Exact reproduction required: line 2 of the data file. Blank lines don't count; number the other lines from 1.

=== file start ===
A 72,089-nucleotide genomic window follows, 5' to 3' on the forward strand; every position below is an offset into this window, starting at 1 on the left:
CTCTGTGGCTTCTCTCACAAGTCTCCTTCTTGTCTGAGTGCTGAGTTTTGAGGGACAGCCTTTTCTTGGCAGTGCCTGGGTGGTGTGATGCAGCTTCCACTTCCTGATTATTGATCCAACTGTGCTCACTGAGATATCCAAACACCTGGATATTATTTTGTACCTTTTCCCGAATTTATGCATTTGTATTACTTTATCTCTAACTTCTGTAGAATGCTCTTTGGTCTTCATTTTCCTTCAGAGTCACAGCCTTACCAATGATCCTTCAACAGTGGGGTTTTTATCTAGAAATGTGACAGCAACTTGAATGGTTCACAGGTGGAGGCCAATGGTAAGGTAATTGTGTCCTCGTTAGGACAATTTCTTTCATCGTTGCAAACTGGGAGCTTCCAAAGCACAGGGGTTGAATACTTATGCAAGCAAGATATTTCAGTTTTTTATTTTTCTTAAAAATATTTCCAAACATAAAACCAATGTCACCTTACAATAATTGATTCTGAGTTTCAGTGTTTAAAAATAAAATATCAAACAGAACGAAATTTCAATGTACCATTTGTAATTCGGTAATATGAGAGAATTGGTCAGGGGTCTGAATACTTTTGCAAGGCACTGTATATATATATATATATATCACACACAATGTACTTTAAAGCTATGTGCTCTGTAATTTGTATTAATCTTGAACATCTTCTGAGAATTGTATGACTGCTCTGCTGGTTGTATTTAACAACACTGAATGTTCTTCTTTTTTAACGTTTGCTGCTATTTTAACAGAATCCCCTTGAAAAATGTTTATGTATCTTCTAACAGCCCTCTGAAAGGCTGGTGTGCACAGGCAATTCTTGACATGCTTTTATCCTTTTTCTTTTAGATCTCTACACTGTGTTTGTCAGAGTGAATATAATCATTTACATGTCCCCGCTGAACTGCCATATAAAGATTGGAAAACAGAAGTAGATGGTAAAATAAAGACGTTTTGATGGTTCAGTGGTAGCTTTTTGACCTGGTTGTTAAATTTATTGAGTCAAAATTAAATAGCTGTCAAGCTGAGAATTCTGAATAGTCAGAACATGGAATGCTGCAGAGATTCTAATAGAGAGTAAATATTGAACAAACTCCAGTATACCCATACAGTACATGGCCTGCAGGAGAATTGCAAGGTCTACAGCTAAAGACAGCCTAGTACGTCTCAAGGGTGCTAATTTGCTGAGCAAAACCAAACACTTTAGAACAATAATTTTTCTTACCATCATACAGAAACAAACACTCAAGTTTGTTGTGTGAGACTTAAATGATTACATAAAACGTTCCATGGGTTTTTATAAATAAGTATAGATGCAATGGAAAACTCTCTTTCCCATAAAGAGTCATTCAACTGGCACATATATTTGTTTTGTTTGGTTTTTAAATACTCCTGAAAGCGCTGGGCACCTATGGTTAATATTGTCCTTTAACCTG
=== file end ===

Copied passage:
CTCTGTGGCTTCTCTCACAAGTCTCCTTCTTGTCTGAGTGCTGAGTTTTGAGGGACAGCCTTTTCTTGGCAGTGCCTGGGTGGTGTGATGCAGCTTCCACTTCCTGATTATTGATCCAACTGTGCTCACTGAGATATCCAAACACCTGGATATTATTTTGTACCTTTTCCCGAATTTATGCATTTGTATTACTTTATCTCTAACTTCTGTAGAATGCTCTTTGGTCTTCATTTTCCTTCAGAGTCACAGCCTTACCAATGATCCTTCAACAGTGGGGTTTTTATCTAGAAATGTGACAGCAACTTGAATGGTTCACAGGTGGAGGCCAATGGTAAGGTAATTGTGTCCTCGTTAGGACAATTTCTTTCATCGTTGCAAACTGGGAGCTTCCAAAGCACAGGGGTTGAATACTTATGCAAGCAAGATATTTCAGTTTTTTATTTTTCTTAAAAATATTTCCAAACATAAAACCAATGTCACCTTACAATAATTGATTCTGAGTTTCAGTGTTTAAAAATAAAATATCAAACAGAACGAAATTTCAATGTACCATTTGTAATTCGGTAATATGAGAGAATTGGTCAGGGGTCTGAATACTTTTGCAAGGCACTGTATATATATATATATATATCACACACAATGTACTTTAAAGCTATGTGCTCTGTAATTTGTATTAATCTTGAACATCTTCTGAGAATTGTATGACTGCTCTGCTGGTTGTATTTAACAACACTGAATGTTCTTCTTTTTTAACGTTTGCTGCTATTTTAACAGAATCCCCTTGAAAAATGTTTATGTATCTTCTAACAGCCCTCTGAAAGGCTGGTGTGCACAGGCAATTCTTGACATGCTTTTATCCTTTTTCTTTTAGATCTCTACACTGTGTTTGTCAGAGTGAATATAATCATTTACATGTCCCCGCTGAACTGCCATATAAAGATTGGAAAACAGAAGTAGATGGTAAAATAAAGACGTTTTGATGGTTCAGTGGTAGCTTTTTGACCTGGTTGTTAAATTTATTGAGTCAAAATTAAATAGCTGTCAAGCTGAGAATTCTGAATAGTCAGAACATGGAATGCTGCAGAGATTCTAATAGAGAGTAAATATTGAACAAACTCCAGTATACCCATACAGTACATGGCCTGCAGGAGAATTGCAAGGTCTACAGCTAAAGACAGCCTAGTACGTCTCAAGGGTGCTAATTTGCTGAGCAAAACCAAACACTTTAGAACAATAATTTTTCTTACCATCATACAGAAACAAACACTCAAGTTTGTTGTGTGAGACTTAAATGATTACATAAAACGTTCCATGGGTTTTTATAAATAAGTATAGATGCAATGGAAAACTCTCTTTCCCATAAAGAGTCATTCAACTGGCACATATATTTGTTTTGTTTGGTTTTTAAATACTCCTGAAAGCGCTGGGCACCTATGGTTAATATTGTCCTTTAACCTG